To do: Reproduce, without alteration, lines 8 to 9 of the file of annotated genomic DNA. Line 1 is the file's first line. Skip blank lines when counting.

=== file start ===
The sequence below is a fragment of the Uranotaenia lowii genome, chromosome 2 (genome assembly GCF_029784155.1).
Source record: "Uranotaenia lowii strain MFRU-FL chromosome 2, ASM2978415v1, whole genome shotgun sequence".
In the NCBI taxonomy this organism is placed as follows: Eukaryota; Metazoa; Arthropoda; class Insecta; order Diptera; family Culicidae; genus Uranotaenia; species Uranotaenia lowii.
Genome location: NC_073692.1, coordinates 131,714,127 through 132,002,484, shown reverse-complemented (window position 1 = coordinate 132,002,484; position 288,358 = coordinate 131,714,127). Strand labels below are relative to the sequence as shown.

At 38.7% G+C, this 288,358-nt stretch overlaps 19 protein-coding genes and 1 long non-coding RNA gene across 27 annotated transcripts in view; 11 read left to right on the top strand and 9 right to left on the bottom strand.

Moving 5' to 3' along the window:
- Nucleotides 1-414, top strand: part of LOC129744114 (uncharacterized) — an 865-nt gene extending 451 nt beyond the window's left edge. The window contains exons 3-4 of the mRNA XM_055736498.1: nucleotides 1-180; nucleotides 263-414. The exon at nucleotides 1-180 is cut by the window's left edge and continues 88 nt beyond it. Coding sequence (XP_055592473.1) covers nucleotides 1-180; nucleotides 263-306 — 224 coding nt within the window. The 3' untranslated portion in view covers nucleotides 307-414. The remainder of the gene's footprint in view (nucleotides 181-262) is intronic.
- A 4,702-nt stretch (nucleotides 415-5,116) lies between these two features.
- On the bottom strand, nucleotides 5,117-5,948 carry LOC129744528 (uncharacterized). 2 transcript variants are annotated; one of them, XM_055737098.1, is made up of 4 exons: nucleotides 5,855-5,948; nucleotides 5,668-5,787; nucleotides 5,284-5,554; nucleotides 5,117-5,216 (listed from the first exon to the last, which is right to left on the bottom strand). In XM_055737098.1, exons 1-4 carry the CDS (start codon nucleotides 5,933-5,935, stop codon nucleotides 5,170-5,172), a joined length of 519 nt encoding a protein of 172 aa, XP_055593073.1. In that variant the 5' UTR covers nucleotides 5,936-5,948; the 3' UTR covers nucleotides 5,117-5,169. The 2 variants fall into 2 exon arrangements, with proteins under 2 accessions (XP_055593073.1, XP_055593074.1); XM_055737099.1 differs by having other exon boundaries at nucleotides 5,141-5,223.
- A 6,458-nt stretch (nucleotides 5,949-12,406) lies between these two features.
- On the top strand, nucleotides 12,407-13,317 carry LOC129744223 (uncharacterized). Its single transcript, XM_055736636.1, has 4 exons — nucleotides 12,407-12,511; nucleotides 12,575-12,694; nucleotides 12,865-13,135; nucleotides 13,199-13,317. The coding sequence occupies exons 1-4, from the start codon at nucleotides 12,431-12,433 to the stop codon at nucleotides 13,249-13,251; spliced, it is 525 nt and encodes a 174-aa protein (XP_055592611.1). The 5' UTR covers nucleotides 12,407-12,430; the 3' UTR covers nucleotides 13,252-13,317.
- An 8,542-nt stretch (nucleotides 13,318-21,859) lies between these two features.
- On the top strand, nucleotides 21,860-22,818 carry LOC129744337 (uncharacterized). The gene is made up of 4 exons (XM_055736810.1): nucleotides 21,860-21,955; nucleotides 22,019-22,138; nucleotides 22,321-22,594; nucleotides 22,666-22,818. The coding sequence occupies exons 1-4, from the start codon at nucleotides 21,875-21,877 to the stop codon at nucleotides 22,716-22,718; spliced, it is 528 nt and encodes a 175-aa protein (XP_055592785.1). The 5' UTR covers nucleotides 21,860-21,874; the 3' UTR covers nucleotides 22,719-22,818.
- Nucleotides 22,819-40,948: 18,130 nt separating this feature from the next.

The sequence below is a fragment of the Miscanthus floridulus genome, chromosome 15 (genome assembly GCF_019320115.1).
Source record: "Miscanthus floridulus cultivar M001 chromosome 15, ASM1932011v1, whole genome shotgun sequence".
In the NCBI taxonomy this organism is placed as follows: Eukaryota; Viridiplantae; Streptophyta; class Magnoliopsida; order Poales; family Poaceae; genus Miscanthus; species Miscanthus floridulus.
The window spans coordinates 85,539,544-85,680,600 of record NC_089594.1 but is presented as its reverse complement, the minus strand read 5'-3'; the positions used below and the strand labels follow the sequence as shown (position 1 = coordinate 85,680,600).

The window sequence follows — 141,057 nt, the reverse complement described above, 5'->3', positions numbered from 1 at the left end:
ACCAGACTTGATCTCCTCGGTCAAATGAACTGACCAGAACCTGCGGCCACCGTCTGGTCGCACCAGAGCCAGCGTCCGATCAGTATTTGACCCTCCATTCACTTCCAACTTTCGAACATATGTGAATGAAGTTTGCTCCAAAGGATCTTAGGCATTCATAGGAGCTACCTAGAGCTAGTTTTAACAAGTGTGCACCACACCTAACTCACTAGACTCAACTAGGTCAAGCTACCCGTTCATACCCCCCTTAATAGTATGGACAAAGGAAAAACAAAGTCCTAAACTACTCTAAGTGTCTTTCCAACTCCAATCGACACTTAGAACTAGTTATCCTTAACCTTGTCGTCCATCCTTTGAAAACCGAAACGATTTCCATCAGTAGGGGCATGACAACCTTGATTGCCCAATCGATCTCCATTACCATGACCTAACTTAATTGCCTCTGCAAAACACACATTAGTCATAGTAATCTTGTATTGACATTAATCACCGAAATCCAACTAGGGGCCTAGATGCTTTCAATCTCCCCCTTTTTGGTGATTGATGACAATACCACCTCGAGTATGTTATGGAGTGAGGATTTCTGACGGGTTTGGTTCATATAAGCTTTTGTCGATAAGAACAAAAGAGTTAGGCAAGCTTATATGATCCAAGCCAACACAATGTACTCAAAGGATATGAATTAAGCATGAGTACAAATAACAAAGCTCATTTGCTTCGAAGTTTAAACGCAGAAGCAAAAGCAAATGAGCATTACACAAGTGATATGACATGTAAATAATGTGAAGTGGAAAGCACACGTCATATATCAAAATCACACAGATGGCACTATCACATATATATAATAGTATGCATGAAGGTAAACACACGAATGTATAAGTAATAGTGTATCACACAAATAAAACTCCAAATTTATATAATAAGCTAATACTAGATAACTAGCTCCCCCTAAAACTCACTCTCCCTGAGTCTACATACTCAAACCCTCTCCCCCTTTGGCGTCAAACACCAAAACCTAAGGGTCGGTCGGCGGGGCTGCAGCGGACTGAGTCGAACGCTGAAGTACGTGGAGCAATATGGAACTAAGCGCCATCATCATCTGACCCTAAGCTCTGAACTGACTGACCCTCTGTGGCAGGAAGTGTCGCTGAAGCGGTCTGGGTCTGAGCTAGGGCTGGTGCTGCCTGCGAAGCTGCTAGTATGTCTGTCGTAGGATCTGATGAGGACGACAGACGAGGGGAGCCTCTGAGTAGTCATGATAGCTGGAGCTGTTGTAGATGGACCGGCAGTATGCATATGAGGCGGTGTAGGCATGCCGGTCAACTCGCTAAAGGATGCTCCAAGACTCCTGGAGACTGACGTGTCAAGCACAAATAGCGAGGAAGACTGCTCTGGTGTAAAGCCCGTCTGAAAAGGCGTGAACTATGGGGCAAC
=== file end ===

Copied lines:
- A 4,702-nt stretch (nucleotides 415-5,116) lies between these two features.
- On the bottom strand, nucleotides 5,117-5,948 carry LOC129744528 (uncharacterized). 2 transcript variants are annotated; one of them, XM_055737098.1, is made up of 4 exons: nucleotides 5,855-5,948; nucleotides 5,668-5,787; nucleotides 5,284-5,554; nucleotides 5,117-5,216 (listed from the first exon to the last, which is right to left on the bottom strand). In XM_055737098.1, exons 1-4 carry the CDS (start codon nucleotides 5,933-5,935, stop codon nucleotides 5,170-5,172), a joined length of 519 nt encoding a protein of 172 aa, XP_055593073.1. In that variant the 5' UTR covers nucleotides 5,936-5,948; the 3' UTR covers nucleotides 5,117-5,169. The 2 variants fall into 2 exon arrangements, with proteins under 2 accessions (XP_055593073.1, XP_055593074.1); XM_055737099.1 differs by having other exon boundaries at nucleotides 5,141-5,223.